I'm working on a VI that tracks a particle via a microscope and CCD. I need to be able to measure the position of the particle to extreme accuracy... it has been done before using other software, and the key is to measure the particle to subpixel accuracy. I've noticed that when I apply the centroid function to an image (or any other position routines) you can get the x and y positions quoted to several decimal places, i.e. subpixel. How does Labview do this? Do these values really mean what they claim?
There are two methods I know of to get subpixel accuracy that are used by Vision. The first is averaging, and the second is interpolation.
For the centroid, the standard sum Ax/sum A formula is used, where A is the intensity of each pixel. The result is the x coordinate of the centroid (balance point). This is essentially using the average value of a large number of pixels to give you subpixel accuracy. One warning about the centroid function is that it must be a white object on a black background to get useful results. The background is included in the calculation, so if your background is not black it will shift the centroid value.
Interpolation is mostly used when finding an edge. Based on the high and low grayscale values, the intermediate grayscale value at the edge is used to determine the edge location to subpixel accuracy.
Nearly all vision vendors use interpolation to achieve sub-pixel accuracy. A mathematical fit is used to determine the "true" edge of an object.
If you rely on sub-pixel accuracy, or even if you don't, it's best to test your vision system by conducting a gauge R&R test. You should be able to achieve consistent measurements even if you remove and then replace the object to be measured. Manufacturer claims of "1/10th pixel" or "1/60th pixel" accuracy are generally bogus, and quite irrelevant to real-world applications; accuracy depends on your optical system.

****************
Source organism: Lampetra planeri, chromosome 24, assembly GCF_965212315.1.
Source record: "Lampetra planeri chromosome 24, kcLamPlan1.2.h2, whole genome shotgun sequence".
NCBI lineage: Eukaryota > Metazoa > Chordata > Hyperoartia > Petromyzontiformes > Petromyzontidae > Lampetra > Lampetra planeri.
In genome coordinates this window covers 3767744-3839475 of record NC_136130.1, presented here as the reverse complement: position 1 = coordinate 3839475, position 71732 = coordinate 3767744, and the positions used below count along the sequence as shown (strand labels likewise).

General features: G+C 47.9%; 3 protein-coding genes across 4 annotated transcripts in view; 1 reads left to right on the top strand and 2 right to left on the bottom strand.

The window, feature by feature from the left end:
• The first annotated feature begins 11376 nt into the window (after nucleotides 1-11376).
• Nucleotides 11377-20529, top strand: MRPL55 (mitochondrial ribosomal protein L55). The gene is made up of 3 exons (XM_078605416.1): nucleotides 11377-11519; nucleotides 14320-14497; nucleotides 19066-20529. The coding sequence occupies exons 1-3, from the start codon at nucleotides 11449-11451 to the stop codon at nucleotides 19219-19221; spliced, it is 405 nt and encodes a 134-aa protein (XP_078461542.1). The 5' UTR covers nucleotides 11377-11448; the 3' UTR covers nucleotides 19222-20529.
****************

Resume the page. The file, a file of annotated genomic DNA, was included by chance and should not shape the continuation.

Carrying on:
In practice you might achieve 1/6th or 1/8th pixel repeatability (1 sigma) under good conditions. 1/4-pixel repeatability is more realistic.
If you rely on sub-pixel measurements, you'll need to calibrate your image. A nonlinear calibration technique that calibrates the entire 2D image would be best. In an uncalibrated image, for example, it's possible that two objects that measure 100.0 pixels apart when they appear centered in the image may measure 99.2 pixels apart when they are moved to a corner of the image.
Have you considered proper lens selection matched to your needed field of view, CCD pixel size and number of pixels, proper transfer tubes/optics to transfer image to camera focal plane to, depth of focus needed, and lighting. These are all important aspects of machine vision. The weakest link in the chain will limit your accuracy. You may want to assess the quality of your acquired images with a USAF1951 resolution target (Edmunds optics) and quantify the MTF (modulation transfer function) of your system. Machine vision is and art and a science!
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